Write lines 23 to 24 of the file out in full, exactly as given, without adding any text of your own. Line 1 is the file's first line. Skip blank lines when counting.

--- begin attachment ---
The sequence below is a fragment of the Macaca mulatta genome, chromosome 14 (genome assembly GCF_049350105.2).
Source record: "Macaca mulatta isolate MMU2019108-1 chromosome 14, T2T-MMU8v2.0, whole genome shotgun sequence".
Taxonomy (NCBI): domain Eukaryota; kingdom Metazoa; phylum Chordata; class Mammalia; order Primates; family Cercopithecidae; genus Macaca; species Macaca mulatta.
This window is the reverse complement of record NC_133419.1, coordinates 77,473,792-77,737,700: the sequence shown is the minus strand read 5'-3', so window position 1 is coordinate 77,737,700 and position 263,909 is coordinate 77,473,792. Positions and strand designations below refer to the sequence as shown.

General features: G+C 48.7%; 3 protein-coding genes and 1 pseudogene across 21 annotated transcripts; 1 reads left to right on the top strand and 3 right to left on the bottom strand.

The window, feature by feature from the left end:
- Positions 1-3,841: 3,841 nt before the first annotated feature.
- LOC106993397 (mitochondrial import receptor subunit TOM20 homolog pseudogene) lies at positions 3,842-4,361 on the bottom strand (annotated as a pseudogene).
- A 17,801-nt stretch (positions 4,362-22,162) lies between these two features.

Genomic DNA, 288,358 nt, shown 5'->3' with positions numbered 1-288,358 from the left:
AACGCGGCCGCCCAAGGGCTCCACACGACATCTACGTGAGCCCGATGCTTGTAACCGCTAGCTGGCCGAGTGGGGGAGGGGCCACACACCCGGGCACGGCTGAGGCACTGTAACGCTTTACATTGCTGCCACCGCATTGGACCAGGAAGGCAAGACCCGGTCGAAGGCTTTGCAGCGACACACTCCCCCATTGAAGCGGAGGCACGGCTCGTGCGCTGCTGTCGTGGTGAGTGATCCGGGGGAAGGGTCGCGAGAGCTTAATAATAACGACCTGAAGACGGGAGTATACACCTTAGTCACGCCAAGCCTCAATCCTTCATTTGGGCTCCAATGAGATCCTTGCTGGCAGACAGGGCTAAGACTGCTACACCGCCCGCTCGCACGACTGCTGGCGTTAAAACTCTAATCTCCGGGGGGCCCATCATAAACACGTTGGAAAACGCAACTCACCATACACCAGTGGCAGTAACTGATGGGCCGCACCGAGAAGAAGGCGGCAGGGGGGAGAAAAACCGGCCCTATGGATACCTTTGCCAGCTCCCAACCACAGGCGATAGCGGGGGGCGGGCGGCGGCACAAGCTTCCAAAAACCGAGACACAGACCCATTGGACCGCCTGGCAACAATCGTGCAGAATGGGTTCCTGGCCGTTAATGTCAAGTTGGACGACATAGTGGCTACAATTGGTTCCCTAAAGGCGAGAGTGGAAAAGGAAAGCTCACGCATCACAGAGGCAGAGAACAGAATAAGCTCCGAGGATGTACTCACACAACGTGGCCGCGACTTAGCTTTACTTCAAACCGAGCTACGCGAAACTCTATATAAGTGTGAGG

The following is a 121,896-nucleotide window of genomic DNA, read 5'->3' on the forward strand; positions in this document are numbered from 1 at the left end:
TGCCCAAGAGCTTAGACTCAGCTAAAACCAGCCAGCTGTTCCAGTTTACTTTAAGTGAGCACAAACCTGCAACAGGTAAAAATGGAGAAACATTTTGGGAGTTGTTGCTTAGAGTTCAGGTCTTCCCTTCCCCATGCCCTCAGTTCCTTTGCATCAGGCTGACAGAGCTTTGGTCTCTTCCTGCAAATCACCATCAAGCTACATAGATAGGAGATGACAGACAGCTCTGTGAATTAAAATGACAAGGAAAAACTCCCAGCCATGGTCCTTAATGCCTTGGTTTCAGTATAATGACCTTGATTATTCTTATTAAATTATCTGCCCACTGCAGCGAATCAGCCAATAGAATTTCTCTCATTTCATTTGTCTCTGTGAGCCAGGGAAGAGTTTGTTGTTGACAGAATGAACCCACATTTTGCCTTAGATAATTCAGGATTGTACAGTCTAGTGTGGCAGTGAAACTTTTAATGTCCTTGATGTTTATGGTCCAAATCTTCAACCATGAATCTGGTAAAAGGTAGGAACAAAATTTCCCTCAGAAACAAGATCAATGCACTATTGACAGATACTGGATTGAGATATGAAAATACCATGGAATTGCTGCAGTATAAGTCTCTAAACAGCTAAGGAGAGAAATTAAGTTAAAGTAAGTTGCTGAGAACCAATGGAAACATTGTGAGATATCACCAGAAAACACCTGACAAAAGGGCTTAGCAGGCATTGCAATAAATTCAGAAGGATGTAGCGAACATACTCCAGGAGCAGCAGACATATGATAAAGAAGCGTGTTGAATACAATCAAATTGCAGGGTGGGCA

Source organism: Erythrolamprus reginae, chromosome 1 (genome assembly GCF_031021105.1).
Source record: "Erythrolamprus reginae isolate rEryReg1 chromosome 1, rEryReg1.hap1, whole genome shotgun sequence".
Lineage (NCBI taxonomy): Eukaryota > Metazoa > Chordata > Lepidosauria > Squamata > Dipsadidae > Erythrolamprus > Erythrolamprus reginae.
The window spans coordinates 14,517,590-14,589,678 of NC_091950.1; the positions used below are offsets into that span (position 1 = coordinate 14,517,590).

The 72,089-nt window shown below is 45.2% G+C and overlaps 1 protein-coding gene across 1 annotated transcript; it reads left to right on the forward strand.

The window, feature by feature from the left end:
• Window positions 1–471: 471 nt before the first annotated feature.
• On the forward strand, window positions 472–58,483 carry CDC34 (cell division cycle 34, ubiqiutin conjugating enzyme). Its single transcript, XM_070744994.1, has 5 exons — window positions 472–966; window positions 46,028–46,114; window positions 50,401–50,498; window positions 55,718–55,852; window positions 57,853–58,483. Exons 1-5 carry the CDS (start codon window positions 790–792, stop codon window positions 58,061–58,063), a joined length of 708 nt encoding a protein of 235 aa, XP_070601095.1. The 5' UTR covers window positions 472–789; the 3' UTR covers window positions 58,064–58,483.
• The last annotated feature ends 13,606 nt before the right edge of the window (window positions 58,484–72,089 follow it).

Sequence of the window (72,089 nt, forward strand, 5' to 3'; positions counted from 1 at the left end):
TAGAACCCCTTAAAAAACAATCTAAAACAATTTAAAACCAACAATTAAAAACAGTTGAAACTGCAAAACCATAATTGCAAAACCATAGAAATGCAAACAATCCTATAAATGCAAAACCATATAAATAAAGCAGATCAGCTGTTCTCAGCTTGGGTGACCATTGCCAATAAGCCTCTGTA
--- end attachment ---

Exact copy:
Sequence of the window (72,089 nt, forward strand, 5' to 3'; positions counted from 1 at the left end):
TAGAACCCCTTAAAAAACAATCTAAAACAATTTAAAACCAACAATTAAAAACAGTTGAAACTGCAAAACCATAATTGCAAAACCATAGAAATGCAAACAATCCTATAAATGCAAAACCATATAAATAAAGCAGATCAGCTGTTCTCAGCTTGGGTGACCATTGCCAATAAGCCTCTGTA